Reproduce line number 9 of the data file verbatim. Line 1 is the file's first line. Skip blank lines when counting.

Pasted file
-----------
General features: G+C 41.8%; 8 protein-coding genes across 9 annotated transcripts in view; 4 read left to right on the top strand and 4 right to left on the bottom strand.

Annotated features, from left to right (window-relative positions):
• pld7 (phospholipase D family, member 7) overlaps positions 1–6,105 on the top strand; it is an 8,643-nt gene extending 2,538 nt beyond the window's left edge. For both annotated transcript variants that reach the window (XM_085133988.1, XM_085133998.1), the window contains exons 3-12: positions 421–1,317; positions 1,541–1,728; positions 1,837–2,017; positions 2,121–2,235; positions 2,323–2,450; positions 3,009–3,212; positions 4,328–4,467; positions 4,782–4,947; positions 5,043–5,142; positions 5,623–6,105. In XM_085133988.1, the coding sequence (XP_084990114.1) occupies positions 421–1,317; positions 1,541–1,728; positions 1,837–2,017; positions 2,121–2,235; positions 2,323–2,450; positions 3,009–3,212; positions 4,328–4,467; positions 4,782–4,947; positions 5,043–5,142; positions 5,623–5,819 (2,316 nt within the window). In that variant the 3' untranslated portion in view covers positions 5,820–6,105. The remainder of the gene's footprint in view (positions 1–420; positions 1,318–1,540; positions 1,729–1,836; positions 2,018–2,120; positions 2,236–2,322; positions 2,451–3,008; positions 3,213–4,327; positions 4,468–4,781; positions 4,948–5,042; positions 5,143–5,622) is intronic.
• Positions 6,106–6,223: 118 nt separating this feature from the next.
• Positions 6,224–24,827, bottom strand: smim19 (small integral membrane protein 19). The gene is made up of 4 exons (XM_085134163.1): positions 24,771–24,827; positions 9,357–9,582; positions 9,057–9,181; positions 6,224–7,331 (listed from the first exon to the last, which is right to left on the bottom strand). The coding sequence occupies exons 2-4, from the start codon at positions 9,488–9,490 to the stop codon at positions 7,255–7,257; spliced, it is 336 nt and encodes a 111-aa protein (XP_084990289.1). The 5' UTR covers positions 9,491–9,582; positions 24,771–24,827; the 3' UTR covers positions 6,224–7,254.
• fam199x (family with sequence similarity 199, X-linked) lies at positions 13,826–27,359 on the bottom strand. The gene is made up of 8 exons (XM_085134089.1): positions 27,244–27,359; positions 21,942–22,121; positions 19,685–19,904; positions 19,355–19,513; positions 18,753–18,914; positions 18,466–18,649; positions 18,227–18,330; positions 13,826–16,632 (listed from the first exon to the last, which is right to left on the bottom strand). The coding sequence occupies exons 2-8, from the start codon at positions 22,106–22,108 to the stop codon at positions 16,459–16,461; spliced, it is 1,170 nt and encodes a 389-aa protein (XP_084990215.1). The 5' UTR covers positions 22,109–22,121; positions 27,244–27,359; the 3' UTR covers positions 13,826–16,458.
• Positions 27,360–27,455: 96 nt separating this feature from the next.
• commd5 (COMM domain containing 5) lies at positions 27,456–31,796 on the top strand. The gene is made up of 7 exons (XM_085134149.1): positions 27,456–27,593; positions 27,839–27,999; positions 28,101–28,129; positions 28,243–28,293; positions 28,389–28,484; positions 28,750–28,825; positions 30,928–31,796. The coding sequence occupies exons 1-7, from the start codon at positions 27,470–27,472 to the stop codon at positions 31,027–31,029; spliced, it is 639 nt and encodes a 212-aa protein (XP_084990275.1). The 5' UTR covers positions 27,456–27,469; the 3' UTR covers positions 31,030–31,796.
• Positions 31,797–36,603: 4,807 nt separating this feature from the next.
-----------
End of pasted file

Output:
• Positions 31,797–36,603: 4,807 nt separating this feature from the next.